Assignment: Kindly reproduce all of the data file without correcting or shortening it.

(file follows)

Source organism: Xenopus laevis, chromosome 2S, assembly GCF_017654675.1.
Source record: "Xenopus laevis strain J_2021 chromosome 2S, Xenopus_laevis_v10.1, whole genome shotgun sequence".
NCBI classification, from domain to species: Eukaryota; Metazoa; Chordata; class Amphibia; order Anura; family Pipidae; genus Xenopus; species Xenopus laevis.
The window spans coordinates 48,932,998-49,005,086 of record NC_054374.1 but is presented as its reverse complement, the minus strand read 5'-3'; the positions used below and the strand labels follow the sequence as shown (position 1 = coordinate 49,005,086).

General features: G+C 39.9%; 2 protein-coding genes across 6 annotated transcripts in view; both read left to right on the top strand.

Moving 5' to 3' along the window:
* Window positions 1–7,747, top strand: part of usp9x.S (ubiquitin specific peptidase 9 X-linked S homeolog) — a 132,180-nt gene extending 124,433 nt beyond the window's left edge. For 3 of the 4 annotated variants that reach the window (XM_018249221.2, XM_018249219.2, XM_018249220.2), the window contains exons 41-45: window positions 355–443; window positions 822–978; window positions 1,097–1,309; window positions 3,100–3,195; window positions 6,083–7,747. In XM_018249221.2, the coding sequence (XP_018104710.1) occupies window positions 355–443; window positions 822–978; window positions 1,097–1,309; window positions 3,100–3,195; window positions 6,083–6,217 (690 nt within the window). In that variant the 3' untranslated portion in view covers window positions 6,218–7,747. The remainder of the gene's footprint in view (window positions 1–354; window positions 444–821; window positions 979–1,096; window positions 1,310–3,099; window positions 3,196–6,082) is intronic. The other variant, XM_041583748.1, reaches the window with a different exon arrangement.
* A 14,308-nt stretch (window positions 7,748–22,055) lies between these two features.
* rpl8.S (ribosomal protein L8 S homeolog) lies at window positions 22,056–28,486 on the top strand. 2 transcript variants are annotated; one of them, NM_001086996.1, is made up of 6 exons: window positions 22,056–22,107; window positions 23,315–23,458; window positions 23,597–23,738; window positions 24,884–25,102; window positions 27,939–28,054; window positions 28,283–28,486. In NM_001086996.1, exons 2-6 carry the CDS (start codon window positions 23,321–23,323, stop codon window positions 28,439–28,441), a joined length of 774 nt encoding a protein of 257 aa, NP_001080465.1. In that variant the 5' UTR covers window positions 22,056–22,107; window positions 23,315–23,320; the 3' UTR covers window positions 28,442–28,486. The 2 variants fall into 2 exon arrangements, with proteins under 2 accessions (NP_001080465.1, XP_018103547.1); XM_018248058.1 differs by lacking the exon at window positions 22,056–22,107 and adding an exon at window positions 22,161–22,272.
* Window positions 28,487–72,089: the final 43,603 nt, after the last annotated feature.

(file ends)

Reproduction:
Source organism: Xenopus laevis, chromosome 2S, assembly GCF_017654675.1.
Source record: "Xenopus laevis strain J_2021 chromosome 2S, Xenopus_laevis_v10.1, whole genome shotgun sequence".
NCBI classification, from domain to species: Eukaryota; Metazoa; Chordata; class Amphibia; order Anura; family Pipidae; genus Xenopus; species Xenopus laevis.
The window spans coordinates 48,932,998-49,005,086 of record NC_054374.1 but is presented as its reverse complement, the minus strand read 5'-3'; the positions used below and the strand labels follow the sequence as shown (position 1 = coordinate 49,005,086).

General features: G+C 39.9%; 2 protein-coding genes across 6 annotated transcripts in view; both read left to right on the top strand.

Moving 5' to 3' along the window:
* Window positions 1–7,747, top strand: part of usp9x.S (ubiquitin specific peptidase 9 X-linked S homeolog) — a 132,180-nt gene extending 124,433 nt beyond the window's left edge. For 3 of the 4 annotated variants that reach the window (XM_018249221.2, XM_018249219.2, XM_018249220.2), the window contains exons 41-45: window positions 355–443; window positions 822–978; window positions 1,097–1,309; window positions 3,100–3,195; window positions 6,083–7,747. In XM_018249221.2, the coding sequence (XP_018104710.1) occupies window positions 355–443; window positions 822–978; window positions 1,097–1,309; window positions 3,100–3,195; window positions 6,083–6,217 (690 nt within the window). In that variant the 3' untranslated portion in view covers window positions 6,218–7,747. The remainder of the gene's footprint in view (window positions 1–354; window positions 444–821; window positions 979–1,096; window positions 1,310–3,099; window positions 3,196–6,082) is intronic. The other variant, XM_041583748.1, reaches the window with a different exon arrangement.
* A 14,308-nt stretch (window positions 7,748–22,055) lies between these two features.
* rpl8.S (ribosomal protein L8 S homeolog) lies at window positions 22,056–28,486 on the top strand. 2 transcript variants are annotated; one of them, NM_001086996.1, is made up of 6 exons: window positions 22,056–22,107; window positions 23,315–23,458; window positions 23,597–23,738; window positions 24,884–25,102; window positions 27,939–28,054; window positions 28,283–28,486. In NM_001086996.1, exons 2-6 carry the CDS (start codon window positions 23,321–23,323, stop codon window positions 28,439–28,441), a joined length of 774 nt encoding a protein of 257 aa, NP_001080465.1. In that variant the 5' UTR covers window positions 22,056–22,107; window positions 23,315–23,320; the 3' UTR covers window positions 28,442–28,486. The 2 variants fall into 2 exon arrangements, with proteins under 2 accessions (NP_001080465.1, XP_018103547.1); XM_018248058.1 differs by lacking the exon at window positions 22,056–22,107 and adding an exon at window positions 22,161–22,272.
* Window positions 28,487–72,089: the final 43,603 nt, after the last annotated feature.